Molecular 'nickelaburger' shows suprising catalytic activity
Chemists at the University of Amsterdam's van 't Hoff Institute for Molecular Sciences (HIMS) have prepared novel compounds employing the synergistic involvement of redox-active ligands with multiple metals. In the current issue of the top-ranking journal 'Angewandte Chemie International Edition' they describe how their new 'aurophilic nickelaburger' compounds can lead to unprecedented reactivity pathways.
In their Angewandte paper PhD student Daniël Broere, BSc students Eva Blokker and Dieuwertje Modder together with supervisor Dr Jarl Ivar van der Vlugt of the Homogeneous, Bio-inspired and Supramolecular Catalysis research group (part of the UvA Research Priority Area Sustainable Chemistry) describe so-called heterobimetallic compounds with redox-active ligands featuring intramolecular metal-metal interactions. They show that these novel compounds play an essential role in the electrocatalytic activation of carbon-halogen bonds.
Two binding pockets
The new compounds are based on a redox-active PNO ligand previously developed in the Amsterdam research group. This ligand contains two binding pockets, one consisting of a phosphorus atom (P) and the other of an aminophenol group containing nitrogen (N) and oxygen (O) atoms. In earlier studies the redox-active nature of the PNO ligand was used to induce catalytic radical activity for the transition metal palladium (in specific for the intramolecular C-H amination of phenylbutylazide to the N-heterocycle piperidine).
Transition metals are well known for their catalytic activity in a great variety of chemical reactions. There are over 30 of them, all with specific catalytic properties and corresponding applications. Based on their in-depth knowledge of the PNO ligand the researchers decided to investigate its combination with other transition metals. By making use of the difference in chemical “hardness” between phosphorus (P: soft) and the aminophenol pocket (N&O: hard) the researchers were able to selectively bind two metals to the same ligand; each of them to another binding pocket.
Unexpected catalytic activity
To their surprise the combination of gold (binding to the P pocket) and nickel (binding to the aminophenol pocket) resulted in the formation of an extraordinary Au–Ni–Au ligand complex with a special geometry, more or less resembling a molecular hamburger. They decided to dub it "Aurophilic Nickelaburger with Redox-Active Ligands on the side".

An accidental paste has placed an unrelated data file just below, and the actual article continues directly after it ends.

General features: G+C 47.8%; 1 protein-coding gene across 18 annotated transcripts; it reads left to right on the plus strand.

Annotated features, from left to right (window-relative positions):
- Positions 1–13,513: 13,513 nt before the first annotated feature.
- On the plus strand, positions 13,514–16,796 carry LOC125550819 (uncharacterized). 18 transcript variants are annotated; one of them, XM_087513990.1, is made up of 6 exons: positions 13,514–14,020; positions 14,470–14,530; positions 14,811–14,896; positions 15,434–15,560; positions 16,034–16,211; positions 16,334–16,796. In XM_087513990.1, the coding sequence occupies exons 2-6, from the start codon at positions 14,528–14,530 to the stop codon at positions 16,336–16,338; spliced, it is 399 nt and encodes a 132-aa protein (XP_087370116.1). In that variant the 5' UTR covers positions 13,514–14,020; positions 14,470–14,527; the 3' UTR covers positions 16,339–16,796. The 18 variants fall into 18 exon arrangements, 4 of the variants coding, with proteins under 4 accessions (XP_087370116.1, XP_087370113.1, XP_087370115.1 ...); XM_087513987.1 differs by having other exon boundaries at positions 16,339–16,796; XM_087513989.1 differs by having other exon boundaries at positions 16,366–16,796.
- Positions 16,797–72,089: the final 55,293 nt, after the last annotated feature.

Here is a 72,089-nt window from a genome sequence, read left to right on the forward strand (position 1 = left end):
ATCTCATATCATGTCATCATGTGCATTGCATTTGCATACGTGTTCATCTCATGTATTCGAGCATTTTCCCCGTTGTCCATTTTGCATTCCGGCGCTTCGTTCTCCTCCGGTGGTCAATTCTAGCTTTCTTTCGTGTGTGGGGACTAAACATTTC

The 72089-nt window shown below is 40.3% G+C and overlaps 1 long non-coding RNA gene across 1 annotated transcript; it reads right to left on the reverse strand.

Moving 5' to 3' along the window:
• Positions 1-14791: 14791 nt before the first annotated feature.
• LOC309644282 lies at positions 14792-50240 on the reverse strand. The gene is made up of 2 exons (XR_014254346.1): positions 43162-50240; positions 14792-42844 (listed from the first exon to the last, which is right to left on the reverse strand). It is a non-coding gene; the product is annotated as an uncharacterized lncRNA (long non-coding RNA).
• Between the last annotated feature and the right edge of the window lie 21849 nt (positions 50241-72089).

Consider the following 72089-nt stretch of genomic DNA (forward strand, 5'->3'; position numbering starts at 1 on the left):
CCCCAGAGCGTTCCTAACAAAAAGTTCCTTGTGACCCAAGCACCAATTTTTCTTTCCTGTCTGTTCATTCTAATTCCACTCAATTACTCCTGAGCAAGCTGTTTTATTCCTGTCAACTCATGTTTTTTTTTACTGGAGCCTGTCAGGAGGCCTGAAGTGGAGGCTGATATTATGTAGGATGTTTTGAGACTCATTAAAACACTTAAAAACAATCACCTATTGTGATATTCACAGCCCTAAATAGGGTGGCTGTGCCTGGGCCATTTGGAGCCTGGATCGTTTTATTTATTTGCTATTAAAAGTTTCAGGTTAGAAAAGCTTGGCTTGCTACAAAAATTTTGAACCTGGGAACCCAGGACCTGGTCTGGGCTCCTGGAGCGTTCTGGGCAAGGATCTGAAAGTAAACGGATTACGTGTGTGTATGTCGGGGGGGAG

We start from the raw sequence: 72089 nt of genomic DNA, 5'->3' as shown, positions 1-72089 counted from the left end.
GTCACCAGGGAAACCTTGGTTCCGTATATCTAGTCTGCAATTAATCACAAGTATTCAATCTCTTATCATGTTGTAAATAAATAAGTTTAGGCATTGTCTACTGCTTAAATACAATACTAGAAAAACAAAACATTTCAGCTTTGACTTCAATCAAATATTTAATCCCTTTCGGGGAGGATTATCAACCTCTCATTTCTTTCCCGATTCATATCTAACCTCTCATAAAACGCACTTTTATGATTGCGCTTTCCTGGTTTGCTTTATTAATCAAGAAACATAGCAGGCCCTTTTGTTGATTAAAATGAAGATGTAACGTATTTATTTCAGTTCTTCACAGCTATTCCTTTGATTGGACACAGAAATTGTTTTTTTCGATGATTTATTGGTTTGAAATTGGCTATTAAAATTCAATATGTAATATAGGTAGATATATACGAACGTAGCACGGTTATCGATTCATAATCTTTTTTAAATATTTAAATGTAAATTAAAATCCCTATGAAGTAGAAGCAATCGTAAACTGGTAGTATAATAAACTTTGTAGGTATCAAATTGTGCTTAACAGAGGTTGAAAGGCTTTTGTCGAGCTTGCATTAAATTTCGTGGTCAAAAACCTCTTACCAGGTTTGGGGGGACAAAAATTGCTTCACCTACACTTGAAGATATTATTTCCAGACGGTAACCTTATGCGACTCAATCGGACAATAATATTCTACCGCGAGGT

Further research established that their nickelaburger possesses reactivity properties that neither the metals nor the ligand show independently. A striking result was the electrocatalytic C–X bond activation of alkyl halides. Although this was investigated using high-level computational (DFT) calculations, radical trapping experiments and various spectroscopic methods, the mechanistic details remain elusive.
It is clear, however, that the presence of a redox-active ligand framework, an available coordination site at gold, and the nature of the nickel–gold interaction are all essential. In future research Van der Vlugt aims to further elucidate why the nickelaburger is unique in displaying the observed reactivity, at the same time expanding his strategy of building complex multi-metallic architectures using redox-active ligands. He expects that other (bioinspired) combinations of multiple metal centers with ligand-based redox-activity will allow novel reaction paths that are not accessible by the individual components.
The research was funded by the European Union through the ERC Starting Grant EuReCat awarded to Jarl Ivar van der Vlugt. The team has collaborated with crystallography expert Maxime A. Siegler at John Hopkins University Baltimore (USA).
Daniël L. J. Broere, Dieuwertje K. Modder, Eva Blokker, Maxime A. Siegler, Jarl Ivar van der Vlugt: Metal-Metal Interactions in Heterobimetallic Complexes with Dinucleating Redox-Active Ligands. Angew. Chem. Int. Ed. 2016, 55, 2406-2410 DOI:10.1002/anie.201509412